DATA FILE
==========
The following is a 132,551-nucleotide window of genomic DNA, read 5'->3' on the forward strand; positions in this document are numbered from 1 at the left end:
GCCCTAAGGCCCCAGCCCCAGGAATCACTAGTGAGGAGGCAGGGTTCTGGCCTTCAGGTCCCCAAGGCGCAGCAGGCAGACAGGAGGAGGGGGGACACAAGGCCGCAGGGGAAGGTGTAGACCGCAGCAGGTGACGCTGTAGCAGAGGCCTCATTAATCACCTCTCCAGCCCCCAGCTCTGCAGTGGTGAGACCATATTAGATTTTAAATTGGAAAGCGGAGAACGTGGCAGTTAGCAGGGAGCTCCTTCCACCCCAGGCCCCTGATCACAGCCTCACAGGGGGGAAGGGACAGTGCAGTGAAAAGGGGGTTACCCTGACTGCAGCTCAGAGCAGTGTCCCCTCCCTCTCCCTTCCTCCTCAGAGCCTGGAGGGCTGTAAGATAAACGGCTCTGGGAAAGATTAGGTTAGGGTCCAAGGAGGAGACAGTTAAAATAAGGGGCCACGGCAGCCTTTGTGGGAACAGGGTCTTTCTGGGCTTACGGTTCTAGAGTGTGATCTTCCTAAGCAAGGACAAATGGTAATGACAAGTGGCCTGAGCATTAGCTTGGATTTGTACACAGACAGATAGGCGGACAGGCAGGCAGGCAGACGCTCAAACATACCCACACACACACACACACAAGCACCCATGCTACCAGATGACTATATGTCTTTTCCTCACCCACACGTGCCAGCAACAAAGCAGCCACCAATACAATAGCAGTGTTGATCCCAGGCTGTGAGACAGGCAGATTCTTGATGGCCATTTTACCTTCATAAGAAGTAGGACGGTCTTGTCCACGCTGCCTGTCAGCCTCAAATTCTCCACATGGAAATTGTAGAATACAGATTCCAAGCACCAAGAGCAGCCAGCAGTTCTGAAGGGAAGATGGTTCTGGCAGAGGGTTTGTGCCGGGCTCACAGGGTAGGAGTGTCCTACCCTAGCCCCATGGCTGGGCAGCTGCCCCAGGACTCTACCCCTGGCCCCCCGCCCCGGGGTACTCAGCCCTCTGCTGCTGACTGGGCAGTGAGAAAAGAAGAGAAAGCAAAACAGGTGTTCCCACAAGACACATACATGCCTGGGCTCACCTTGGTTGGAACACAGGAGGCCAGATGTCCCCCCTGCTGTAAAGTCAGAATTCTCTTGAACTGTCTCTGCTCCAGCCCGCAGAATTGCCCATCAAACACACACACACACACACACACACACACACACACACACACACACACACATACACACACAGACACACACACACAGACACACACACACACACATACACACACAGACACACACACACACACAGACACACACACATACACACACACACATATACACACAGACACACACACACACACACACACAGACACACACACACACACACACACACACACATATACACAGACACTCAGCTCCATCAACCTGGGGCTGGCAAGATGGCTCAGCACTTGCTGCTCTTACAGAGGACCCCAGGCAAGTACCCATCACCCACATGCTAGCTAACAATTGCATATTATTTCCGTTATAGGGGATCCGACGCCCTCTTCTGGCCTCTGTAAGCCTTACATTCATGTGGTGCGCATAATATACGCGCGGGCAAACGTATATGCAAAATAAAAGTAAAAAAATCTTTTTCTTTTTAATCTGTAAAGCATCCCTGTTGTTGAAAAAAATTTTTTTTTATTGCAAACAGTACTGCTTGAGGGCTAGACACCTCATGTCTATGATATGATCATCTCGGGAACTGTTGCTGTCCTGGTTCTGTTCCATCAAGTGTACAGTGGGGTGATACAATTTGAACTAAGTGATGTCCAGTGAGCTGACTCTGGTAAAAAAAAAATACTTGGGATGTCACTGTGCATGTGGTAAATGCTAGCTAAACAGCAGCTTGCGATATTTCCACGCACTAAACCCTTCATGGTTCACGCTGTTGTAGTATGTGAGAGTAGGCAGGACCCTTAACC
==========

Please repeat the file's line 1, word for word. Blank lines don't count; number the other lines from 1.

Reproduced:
The following is a 132,551-nucleotide window of genomic DNA, read 5'->3' on the forward strand; positions in this document are numbered from 1 at the left end: